Friends have just returned from a trip to Scotland with a true story about sheep invading their hotel grounds.
It seems that the woolly interlopers had foiled a cattle grid installed to prevent them straying from nearby grazing. One had somehow worked out that, while crossed in normal fashion the grid would do its job and snag feet, the barrier could be overcome with a rolling type manoeuvre which bowled the clever creature into the hotel grounds. Sheep being sheep, its fellows all followed in the same way.
By now you are most likely wondering what roly poly Scots sheep have to do with HomeShare.
Well, this tartan tale illustrates that assumptions are often wrong and things frequently don't turn out as you might suppose. Trying a different approach can produce unexpected gains. And it’s just the same with HomeShare.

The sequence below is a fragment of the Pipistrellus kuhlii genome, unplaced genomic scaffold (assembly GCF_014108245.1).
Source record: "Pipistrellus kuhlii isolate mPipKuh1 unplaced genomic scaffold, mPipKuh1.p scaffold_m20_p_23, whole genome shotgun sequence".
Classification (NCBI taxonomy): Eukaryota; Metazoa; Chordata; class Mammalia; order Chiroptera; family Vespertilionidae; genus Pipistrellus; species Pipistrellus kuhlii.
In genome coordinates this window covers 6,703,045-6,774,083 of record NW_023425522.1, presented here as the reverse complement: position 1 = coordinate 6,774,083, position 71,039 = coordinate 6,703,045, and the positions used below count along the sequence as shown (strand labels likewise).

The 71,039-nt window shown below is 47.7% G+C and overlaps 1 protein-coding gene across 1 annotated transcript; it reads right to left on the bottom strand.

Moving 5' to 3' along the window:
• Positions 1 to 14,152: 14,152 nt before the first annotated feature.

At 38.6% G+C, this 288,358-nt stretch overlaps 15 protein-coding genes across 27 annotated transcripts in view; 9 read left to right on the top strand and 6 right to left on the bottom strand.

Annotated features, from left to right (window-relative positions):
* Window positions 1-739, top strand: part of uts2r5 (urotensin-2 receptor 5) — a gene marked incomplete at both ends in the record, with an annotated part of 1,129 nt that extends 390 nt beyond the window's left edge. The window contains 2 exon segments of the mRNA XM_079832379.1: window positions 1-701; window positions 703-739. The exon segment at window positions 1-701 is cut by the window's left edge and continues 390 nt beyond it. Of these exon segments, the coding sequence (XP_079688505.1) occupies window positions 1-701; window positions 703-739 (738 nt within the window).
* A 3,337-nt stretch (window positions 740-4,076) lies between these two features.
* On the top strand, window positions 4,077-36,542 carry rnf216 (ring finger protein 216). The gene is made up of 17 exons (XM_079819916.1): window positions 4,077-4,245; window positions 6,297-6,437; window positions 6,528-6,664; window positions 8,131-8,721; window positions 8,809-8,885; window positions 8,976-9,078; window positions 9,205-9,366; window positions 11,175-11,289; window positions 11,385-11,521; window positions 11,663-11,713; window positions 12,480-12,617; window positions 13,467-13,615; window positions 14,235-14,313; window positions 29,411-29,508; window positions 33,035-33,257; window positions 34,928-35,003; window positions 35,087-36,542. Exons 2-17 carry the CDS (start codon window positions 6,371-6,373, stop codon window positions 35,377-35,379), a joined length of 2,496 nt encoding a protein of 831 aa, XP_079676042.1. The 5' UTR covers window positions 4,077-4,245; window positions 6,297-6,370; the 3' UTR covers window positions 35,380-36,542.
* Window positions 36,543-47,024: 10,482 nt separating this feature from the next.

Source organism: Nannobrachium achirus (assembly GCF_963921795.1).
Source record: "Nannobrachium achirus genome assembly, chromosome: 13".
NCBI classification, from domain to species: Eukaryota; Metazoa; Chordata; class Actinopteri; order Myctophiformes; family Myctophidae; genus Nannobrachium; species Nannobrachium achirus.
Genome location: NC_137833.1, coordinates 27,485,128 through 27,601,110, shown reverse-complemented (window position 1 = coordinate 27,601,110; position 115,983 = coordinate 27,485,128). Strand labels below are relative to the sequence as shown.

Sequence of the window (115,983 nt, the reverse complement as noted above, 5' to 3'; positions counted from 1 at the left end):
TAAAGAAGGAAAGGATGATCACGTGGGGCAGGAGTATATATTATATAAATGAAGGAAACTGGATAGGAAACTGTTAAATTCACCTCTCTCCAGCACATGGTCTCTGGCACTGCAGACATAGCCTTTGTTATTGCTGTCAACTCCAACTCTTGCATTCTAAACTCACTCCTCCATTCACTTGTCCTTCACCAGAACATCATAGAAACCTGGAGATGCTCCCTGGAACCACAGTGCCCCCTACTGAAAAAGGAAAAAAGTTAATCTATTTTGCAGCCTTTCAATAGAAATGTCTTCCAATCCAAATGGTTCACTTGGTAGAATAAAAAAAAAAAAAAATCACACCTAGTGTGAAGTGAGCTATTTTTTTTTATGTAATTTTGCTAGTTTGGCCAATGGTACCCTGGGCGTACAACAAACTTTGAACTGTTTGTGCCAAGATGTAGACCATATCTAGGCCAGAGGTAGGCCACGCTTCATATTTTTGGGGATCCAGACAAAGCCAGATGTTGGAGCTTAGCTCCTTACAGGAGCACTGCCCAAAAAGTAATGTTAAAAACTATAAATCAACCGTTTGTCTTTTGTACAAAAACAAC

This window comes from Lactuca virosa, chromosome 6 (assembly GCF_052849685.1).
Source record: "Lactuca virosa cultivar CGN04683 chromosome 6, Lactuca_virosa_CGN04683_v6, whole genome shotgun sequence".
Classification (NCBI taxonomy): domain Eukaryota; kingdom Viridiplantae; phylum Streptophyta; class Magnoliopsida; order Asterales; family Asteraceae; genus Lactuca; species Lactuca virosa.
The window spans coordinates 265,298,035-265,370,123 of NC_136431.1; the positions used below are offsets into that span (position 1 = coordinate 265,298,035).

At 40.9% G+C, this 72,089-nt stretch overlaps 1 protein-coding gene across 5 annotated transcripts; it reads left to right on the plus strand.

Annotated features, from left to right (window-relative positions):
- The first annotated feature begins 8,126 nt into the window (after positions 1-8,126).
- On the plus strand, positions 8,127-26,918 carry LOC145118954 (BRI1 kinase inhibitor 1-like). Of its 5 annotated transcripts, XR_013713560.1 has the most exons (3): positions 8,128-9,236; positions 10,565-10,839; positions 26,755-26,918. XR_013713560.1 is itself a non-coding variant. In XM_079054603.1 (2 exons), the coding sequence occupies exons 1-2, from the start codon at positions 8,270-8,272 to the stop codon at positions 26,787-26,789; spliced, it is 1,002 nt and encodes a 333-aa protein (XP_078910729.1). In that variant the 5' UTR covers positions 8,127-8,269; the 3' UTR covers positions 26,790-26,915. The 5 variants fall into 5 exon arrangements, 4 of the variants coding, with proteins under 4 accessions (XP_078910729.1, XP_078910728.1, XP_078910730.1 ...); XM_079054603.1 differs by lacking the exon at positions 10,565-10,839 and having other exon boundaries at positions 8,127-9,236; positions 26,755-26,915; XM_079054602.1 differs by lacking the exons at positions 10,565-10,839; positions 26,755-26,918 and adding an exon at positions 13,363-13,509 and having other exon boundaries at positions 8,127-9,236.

Other than the age brackets (50+ for householders and 18+ for sharers) and the checks we insist on to protect everyone’s best interests, nothing is set in stone. Householders might well be finding tasks a bit of a struggle and need some practical help, but they could equally still be working themselves, living active lives and simply want their sharers' help with chores to free up leisure time on the golf course or catching up with friends. And sharers may be under 30 but are just as likely to be in their 50s too. They might be contract workers, or new recruits serving a probationary period before relocating to the Island, rebuilding their lives after divorce, or students on training placements.
Fact is, HomeShare can be whatever those taking part need it to be.
So, if you are toying with the idea of sharing, but holding back, check it out. Like the inventive Highlanders you might just discover pastures new! DC